If you do all the work yourself, you’ve missed the point

My friend Tom Kraeuter from Training Resources wrote this post for our Fertilizer tribe.

Some people may not like this idea, but I think a big part of the calling of a worship leader is to train others. I’ve met lots of worship leaders who have never even considered the idea of mentoring someone else. Yet, in his letter to the church at Ephesus, Paul tells us that the purpose of leadership in the Church is “to equip the saints for the work of ministry.” (Ephesians 4:12)

As a leader, if you do all the work yourself, you’ve missed the point. Even if you happen to be extremely competent in your leadership role, you’ve still missed God’s best if you merely do that job on your own. See, your job is not to demonstrate how talented and capable you are. It is to help equip others to do the work. It’s to make them competent to minister. As a worship leader, you must be involved in preparing others to lead worship. You need to be mentoring them, discipling them.

When you have that mindset, the question shifts away from, “What should I be doing as a leader?” At that point, we all know what we must be doing: training others. So the new question—the really big question that replaces the “what” question—is, “Who should we be discipling?” When we honestly face that question, it totally alters our focus.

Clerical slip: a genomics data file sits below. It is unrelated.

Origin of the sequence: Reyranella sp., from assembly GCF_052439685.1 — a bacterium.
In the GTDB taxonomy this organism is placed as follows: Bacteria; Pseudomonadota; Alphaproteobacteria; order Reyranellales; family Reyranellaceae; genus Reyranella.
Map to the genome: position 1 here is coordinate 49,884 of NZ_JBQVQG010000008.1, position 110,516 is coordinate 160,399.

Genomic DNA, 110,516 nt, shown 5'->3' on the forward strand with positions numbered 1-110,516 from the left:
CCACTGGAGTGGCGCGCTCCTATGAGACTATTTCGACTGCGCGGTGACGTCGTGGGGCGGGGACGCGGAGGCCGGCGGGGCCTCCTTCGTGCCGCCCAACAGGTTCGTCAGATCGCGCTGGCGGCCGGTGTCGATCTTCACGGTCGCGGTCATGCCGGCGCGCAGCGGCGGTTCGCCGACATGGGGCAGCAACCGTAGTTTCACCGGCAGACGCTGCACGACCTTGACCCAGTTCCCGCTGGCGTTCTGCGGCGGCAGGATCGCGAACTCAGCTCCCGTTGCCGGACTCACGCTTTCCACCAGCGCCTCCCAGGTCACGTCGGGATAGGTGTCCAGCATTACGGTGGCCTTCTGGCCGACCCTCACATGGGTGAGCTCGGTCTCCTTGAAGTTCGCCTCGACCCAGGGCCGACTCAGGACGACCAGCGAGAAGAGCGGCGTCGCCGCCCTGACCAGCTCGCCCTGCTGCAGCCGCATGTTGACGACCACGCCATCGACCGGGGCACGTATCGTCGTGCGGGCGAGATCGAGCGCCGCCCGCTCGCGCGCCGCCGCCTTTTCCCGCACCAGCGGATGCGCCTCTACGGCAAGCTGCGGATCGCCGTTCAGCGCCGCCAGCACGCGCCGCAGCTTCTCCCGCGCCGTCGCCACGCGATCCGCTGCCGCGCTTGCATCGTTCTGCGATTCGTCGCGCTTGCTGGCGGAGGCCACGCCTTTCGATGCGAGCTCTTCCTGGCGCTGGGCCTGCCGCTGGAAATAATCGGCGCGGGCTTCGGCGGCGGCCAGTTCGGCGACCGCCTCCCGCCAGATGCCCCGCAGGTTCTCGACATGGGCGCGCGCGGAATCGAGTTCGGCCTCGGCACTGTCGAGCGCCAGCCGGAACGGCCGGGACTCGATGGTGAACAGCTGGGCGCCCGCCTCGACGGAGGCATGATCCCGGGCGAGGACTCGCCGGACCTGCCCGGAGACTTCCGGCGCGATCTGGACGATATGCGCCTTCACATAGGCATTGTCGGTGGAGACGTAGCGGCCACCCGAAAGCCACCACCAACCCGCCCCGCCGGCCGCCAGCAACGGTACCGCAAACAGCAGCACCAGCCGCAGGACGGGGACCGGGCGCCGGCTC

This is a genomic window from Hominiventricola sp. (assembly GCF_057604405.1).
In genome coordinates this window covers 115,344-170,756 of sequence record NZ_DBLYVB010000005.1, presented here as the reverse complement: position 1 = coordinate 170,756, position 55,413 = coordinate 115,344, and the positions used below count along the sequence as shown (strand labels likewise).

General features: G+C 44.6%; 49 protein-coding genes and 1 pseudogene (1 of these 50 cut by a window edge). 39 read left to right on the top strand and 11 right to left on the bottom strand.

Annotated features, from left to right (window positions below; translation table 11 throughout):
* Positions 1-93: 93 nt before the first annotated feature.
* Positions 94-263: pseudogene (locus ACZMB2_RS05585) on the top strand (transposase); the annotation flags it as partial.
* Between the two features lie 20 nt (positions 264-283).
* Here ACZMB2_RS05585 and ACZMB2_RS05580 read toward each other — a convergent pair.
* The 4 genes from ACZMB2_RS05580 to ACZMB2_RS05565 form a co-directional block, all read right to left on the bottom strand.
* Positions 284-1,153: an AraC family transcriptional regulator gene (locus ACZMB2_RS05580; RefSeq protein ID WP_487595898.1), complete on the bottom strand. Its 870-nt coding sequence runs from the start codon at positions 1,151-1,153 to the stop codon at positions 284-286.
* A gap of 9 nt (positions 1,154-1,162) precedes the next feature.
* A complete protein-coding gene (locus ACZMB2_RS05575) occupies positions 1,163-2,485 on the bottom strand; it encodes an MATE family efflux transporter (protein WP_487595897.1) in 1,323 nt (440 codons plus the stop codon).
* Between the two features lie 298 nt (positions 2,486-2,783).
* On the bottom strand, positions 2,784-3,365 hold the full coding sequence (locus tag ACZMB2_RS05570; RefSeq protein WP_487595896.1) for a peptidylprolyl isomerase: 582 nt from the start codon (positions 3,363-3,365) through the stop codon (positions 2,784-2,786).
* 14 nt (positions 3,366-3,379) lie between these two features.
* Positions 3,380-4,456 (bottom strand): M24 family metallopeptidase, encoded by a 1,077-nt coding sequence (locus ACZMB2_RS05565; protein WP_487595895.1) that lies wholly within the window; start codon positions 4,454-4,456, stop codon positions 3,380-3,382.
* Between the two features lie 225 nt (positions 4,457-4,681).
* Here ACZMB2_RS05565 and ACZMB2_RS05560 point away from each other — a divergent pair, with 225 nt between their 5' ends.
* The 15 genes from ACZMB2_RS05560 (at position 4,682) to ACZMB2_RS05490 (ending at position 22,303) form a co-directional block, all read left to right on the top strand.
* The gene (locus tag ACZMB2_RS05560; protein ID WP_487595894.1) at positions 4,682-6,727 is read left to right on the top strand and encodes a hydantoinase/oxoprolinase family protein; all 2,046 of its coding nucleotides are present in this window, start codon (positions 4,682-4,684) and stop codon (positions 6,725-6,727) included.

That idea takes us way beyond what songs we should use on any given Sunday morning. It transcends whether we should use in-ear monitors, the best sources for new music, or whether music stands are acceptable on the platform. It’s even more important than whether or not “Reckless Love” is theologically-sound.

To answer the who-question means you have to intentionally be on the lookout for who God wants you to mentor. This is an important decision that shouldn’t be taken lightly. Finding the right person is a huge step in the process, but it’s not the whole process.

You also have to consider how you will train them. What are the important things that you need to pour into them? What are the crucial elements you wish someone had taught you? How can you help this person avoid much of the trial-and-error method that so many of us have walked through?

If you’re a worship leader, and you’ve never before considered that mentoring others might be a big part of your role, I want to challenge and encourage you to rethink that. If the role of leadership in the church really is “to equip the saints for the work of ministry,” then maybe this is more important than you thought.

And if you want some help doing that, you might check out MyWorshipLeadingCoach.com. Make sure to use the coupon code adlibmusic for 10% off. 


ps. Tom graciously features interviews with me on his site :)